Criterion Prediction #107: Titicut Follies, by Alexander Miller
Title: Titicut Follies
Director: Frederick Wiseman
Synopsis: Wiseman’s debut feature is an unflinching look into State Prison for the Criminally Insane in Bridgewater, MA. Titicut Follies is a spare and unflinching look at the various facets of life in the institution, from the inmates to the guards and doctors.
Critique: Frederick Wiseman and camera operator John Marshall were under the supervision of Bridgewater Corrections staff at all times, which makes it even more frightening to imagine what they didn’t capture. Titicut Follies is the stuff horror movies are based on, and there are some truly terrifying images of dehumanization throughout. Stripped bodies, force-feedings, archaic and unseemly medical practices (these doctors are one step away from using leeches) and mind-numbing psychiatric evaluations only scratch the surface of what’s recorded from this variety of degradation.
Wiseman finds the minutiae of his material in post-production and Titicut Follies takes us through the mechanics of the institution, shifting focus through a handful of individuals but etching out a cohesive nonfiction narrative. It’s a difficult movie to endure but a vital one that embodies the defining characteristics of a prolific career.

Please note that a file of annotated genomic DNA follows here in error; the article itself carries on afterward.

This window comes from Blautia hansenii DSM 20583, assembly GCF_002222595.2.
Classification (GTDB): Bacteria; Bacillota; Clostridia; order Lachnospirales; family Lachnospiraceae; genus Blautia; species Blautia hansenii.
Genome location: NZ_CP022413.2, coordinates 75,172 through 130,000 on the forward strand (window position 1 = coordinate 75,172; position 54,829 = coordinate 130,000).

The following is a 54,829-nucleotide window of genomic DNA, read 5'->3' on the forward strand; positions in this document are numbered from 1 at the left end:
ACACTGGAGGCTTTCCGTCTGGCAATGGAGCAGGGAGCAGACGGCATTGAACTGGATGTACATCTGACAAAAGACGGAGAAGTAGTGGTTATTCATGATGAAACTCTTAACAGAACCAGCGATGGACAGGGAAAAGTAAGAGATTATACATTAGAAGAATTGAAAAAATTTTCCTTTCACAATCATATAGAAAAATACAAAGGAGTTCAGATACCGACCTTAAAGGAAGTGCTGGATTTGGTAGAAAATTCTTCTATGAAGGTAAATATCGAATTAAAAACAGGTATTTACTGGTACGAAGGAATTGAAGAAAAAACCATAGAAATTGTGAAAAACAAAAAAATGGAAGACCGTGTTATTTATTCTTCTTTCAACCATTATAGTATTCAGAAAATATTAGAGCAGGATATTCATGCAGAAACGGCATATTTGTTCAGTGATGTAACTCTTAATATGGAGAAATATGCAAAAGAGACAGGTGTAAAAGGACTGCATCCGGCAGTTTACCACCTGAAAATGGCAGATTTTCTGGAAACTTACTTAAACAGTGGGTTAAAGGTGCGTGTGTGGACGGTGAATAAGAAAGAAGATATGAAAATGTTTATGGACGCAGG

Why It Belongs in the Collection: Frederick Wiseman is one of the most important documentarians in the medium. Over the course of five decades, he averages about a film per year, maintaining a low profile, working with his distribution company Zipporah Films and financing his projects through Public Broadcasting as well as endowments from non-profit foundations.
It’s about as systematic as any filmmaker could be in terms of managing their career, which makes the argument for his presence in The Criterion Collection somewhat chancy since Wiseman’s enjoyed such a lengthy vocation with his no-frills business acumen.
However, the movie-savvy masses that gobble up Criterion titles would gravitate to Wiseman’s work as it’s the purest form of documentary filmmaking one can imagine. As a director, his commitment to his subjects expand objectivity to an almost glacial level of ethnography, but his technique in crafting and editing the material in post-production is masterful in emphasizing the humanism at the heart of his studious oeuvre.
Titicut Follies would be at home in The Criterion Collection but this is also a call to arms for a possible box set or an Eclipse Series to showcase his pictures.
So it’s possible that the information needed to encode Wiseman’s earlier films could be an economical procedure given that High School, Hospital and Law and Order were shot on 16mm, so the visual splendor of a restored Blu-Ray release isn’t a necessity and with lower resolution more content could be written on the discs.
You can go on zipporahfilms.com and look at each of his titles and their screening prices for both public and educational performance rights. These people are open to sharing their work and, from personal experience, they are easy to work with. Maybe someone at Janus Films could reach out to them as well?